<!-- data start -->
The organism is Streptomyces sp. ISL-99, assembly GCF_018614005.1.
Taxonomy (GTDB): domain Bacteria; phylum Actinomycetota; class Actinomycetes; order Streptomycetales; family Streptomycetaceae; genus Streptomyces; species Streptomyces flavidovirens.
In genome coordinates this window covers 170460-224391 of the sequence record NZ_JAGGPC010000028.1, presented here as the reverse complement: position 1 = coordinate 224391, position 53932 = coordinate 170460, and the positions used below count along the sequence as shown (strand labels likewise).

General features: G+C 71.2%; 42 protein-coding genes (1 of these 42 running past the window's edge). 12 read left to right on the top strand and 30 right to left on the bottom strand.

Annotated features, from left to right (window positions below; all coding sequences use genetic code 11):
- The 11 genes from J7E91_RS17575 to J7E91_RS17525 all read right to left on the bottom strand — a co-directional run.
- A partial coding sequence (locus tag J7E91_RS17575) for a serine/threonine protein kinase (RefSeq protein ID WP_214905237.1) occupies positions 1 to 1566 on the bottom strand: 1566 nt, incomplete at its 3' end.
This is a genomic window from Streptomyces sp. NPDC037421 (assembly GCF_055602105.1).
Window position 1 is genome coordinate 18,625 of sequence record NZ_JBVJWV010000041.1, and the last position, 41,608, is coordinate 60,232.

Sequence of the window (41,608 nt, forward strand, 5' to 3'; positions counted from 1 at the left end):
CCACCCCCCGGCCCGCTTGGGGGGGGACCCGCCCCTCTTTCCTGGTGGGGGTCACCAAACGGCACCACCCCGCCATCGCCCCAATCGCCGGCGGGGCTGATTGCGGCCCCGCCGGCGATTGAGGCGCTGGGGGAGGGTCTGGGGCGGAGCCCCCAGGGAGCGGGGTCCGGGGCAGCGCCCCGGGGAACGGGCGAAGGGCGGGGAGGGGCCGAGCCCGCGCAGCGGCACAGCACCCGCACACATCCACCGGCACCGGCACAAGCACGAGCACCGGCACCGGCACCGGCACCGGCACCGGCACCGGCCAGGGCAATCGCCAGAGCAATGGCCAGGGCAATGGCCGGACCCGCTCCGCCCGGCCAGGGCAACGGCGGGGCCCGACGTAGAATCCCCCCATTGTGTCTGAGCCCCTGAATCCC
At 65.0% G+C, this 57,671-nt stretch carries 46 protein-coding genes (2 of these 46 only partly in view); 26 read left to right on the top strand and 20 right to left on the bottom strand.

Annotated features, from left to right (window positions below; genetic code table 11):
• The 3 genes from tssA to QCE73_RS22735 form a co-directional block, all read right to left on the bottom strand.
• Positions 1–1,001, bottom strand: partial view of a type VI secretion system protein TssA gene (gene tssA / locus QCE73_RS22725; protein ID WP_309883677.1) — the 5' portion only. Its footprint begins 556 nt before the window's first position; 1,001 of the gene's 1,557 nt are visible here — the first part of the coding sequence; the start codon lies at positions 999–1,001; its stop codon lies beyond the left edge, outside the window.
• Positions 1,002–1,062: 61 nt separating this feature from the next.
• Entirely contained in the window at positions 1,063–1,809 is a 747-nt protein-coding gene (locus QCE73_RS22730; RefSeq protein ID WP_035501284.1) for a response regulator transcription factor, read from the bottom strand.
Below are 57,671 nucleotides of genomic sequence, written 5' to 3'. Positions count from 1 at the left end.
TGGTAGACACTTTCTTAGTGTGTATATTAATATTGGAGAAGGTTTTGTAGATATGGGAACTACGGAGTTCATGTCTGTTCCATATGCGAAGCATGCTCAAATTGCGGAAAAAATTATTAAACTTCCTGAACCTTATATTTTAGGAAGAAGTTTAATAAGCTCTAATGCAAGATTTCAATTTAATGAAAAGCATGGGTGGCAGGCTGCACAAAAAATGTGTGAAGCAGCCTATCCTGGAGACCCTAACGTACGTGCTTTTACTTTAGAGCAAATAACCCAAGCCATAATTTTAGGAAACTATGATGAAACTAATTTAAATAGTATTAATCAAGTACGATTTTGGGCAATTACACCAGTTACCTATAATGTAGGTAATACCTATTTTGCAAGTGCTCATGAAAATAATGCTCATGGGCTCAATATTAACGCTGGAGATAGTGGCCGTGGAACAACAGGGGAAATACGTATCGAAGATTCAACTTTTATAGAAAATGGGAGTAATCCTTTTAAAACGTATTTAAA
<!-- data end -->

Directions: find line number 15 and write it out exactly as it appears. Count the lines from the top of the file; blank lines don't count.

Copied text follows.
• Positions 1–1,001, bottom strand: partial view of a type VI secretion system protein TssA gene (gene tssA / locus QCE73_RS22725; protein ID WP_309883677.1) — the 5' portion only. Its footprint begins 556 nt before the window's first position; 1,001 of the gene's 1,557 nt are visible here — the first part of the coding sequence; the start codon lies at positions 999–1,001; its stop codon lies beyond the left edge, outside the window.